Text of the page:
“The second round of test results from oral and
nasal swabs show the Illinois resident is not infectious,” said Dr.
Hasbrouck. “What this means is, although the resident was infected
at one time, if he sneezes or coughs, the virus is not in his nose
or mouth and therefore cannot be spread to others. The risk of
MERS-CoV to the general public remains very low. We will continue
to follow-up with this individual.”
Health officials first tested this person using
oral and nasal swabs for active MERS-CoV infection on May 5. Those
test results were negative. On May 16, a blood test result was
positive for the Illinois resident, showing that he had antibodies
to MERS-CoV. Over the weekend, the resident was again tested using
oral and nasal swabs and those have come back negative. Additional
blood testing related to his positive MERS-CoV antibody test result
is currently underway.
Health officials continue to follow-up with
anyone who had close contact with the Illinois resident. Family
members who had close contact with the Illinois resident have all
tested negative, but will continue to be monitored.
The Illinois resident is considered to have had
close contact with the first imported case in the United States, a
Saudi Arabian resident who traveled to Indiana on April 24. All
people considered to have had close contact with first case have
been followed-up with and closely monitored.
“MERS-CoV is a relatively new virus and we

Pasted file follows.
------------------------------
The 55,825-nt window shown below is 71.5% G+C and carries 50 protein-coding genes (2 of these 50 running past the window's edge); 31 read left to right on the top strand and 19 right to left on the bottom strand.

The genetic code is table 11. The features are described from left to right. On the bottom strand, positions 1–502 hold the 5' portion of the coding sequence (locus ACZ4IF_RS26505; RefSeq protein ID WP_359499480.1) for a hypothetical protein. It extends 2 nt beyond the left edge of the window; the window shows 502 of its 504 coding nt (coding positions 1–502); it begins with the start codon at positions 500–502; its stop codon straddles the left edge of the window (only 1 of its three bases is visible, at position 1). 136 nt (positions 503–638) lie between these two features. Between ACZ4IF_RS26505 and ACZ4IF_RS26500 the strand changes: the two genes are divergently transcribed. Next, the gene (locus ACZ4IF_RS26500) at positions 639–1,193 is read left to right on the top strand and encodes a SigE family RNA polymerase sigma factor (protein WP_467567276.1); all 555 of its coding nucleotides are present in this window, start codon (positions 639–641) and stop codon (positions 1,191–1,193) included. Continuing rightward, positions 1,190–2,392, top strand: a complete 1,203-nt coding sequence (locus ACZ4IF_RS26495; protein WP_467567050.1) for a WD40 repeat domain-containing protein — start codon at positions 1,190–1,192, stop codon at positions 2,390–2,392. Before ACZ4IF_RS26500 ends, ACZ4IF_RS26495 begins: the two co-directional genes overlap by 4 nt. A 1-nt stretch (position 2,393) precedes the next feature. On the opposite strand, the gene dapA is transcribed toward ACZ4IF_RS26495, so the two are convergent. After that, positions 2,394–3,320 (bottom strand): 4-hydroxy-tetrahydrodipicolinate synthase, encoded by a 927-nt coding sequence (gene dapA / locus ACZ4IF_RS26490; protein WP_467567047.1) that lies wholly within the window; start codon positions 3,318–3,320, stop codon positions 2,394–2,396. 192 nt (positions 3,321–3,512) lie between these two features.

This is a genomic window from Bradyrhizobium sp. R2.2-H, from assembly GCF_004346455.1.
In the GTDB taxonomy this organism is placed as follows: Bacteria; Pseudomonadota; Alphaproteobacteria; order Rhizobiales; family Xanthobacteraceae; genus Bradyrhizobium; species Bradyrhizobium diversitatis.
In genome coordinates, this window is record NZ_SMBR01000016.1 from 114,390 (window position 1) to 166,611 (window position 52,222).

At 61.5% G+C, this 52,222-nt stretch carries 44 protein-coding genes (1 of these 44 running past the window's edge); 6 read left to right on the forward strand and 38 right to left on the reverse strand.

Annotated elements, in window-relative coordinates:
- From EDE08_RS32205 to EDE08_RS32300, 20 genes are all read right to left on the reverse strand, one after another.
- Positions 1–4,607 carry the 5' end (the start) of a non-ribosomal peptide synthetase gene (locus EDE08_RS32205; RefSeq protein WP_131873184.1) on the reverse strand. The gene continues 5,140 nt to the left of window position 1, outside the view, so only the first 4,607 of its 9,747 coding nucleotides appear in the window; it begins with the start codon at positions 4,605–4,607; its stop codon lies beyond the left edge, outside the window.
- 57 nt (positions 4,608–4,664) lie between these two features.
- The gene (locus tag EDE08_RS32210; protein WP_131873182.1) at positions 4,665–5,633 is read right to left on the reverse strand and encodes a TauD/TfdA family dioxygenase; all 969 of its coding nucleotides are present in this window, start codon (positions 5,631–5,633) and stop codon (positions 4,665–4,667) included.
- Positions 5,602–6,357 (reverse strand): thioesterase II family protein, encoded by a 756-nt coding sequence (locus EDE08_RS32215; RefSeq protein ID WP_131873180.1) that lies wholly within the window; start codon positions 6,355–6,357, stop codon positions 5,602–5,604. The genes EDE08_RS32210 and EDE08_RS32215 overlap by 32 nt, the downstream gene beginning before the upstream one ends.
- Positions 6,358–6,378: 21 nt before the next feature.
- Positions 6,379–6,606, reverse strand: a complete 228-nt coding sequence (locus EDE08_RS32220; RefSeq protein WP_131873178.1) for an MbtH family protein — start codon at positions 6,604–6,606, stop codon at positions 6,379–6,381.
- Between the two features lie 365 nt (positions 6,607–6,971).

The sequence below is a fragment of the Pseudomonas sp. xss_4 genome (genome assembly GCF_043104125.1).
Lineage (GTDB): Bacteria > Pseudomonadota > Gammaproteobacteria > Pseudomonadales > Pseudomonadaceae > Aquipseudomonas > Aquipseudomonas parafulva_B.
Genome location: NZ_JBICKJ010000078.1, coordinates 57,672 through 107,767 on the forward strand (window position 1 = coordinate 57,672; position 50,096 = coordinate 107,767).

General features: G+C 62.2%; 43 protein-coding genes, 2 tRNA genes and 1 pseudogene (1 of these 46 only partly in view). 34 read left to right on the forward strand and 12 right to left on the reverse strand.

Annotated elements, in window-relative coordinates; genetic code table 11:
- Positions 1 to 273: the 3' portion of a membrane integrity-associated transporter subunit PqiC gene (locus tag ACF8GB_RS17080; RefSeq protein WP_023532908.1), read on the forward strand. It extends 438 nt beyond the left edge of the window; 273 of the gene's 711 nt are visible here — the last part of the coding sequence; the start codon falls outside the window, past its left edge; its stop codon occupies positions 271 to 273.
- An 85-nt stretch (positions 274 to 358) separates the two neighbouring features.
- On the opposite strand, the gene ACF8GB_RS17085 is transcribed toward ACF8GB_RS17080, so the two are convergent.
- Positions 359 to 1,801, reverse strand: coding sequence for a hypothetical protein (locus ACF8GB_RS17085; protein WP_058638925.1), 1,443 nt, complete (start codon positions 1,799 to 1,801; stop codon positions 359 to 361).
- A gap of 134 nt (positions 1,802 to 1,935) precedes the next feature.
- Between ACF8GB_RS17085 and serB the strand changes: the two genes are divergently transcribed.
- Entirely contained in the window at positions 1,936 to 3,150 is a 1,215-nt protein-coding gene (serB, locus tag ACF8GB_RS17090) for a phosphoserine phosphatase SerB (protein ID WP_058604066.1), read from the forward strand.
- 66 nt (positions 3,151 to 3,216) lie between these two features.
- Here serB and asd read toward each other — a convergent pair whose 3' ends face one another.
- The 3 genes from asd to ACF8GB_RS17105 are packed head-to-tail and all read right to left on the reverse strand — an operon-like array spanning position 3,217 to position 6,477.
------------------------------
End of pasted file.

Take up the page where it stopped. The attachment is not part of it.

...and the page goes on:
still have much to learn about it, including how it is transmitted.
The World Health Organization, U.S. Centers for Disease Control and
Prevention, state health departments and local health departments
continue to investigate this virus as well as identify new cases
around the world, conduct testing and implement infection control
practices,” said Dr. Hasbrouck. “Additional cases are expected, but
we are working diligently to eliminate the spread of this virus.”
[to top of second column]
As with other respiratory illnesses, IDPH
recommends people take everyday preventive actions like
washing their hands often; avoiding touching their face with
unwashed hands; avoiding contact with people who appear sick;
and disinfecting frequently touched surfaces.
IDPH has reactivated the expert medical staff
at Illinois Poison Center to operate the MERS-CoV hotline. Illinois
residents and medical professionals who have concerns or questions
should call 1-844 565-0256.
For more information about the infected individual and the two
confirmed MERS-CoV cases in the U.S., visit
www.cdc.gov/coronavirus/mers/index.html. General information
about MERS-CoV can be found on the
IDPH website, including
Frequently Asked Questions.
[By Melaney Arnold, ILLINOIS
DEPARTMENT OF PUBLIC HEALT]
IDPH continues to implement its
Five Year Strategy 2014-2018 to maximize IDPH’s effectiveness,
influence and value for promoting wellness, health equity, safety
and improved health outcomes. Strategic plan priorities include
developing and expanding partnerships; improving data utilization;
reducing health disparities; improving regulatory compliance; and
branding, marketing and communicating IDPH’s value.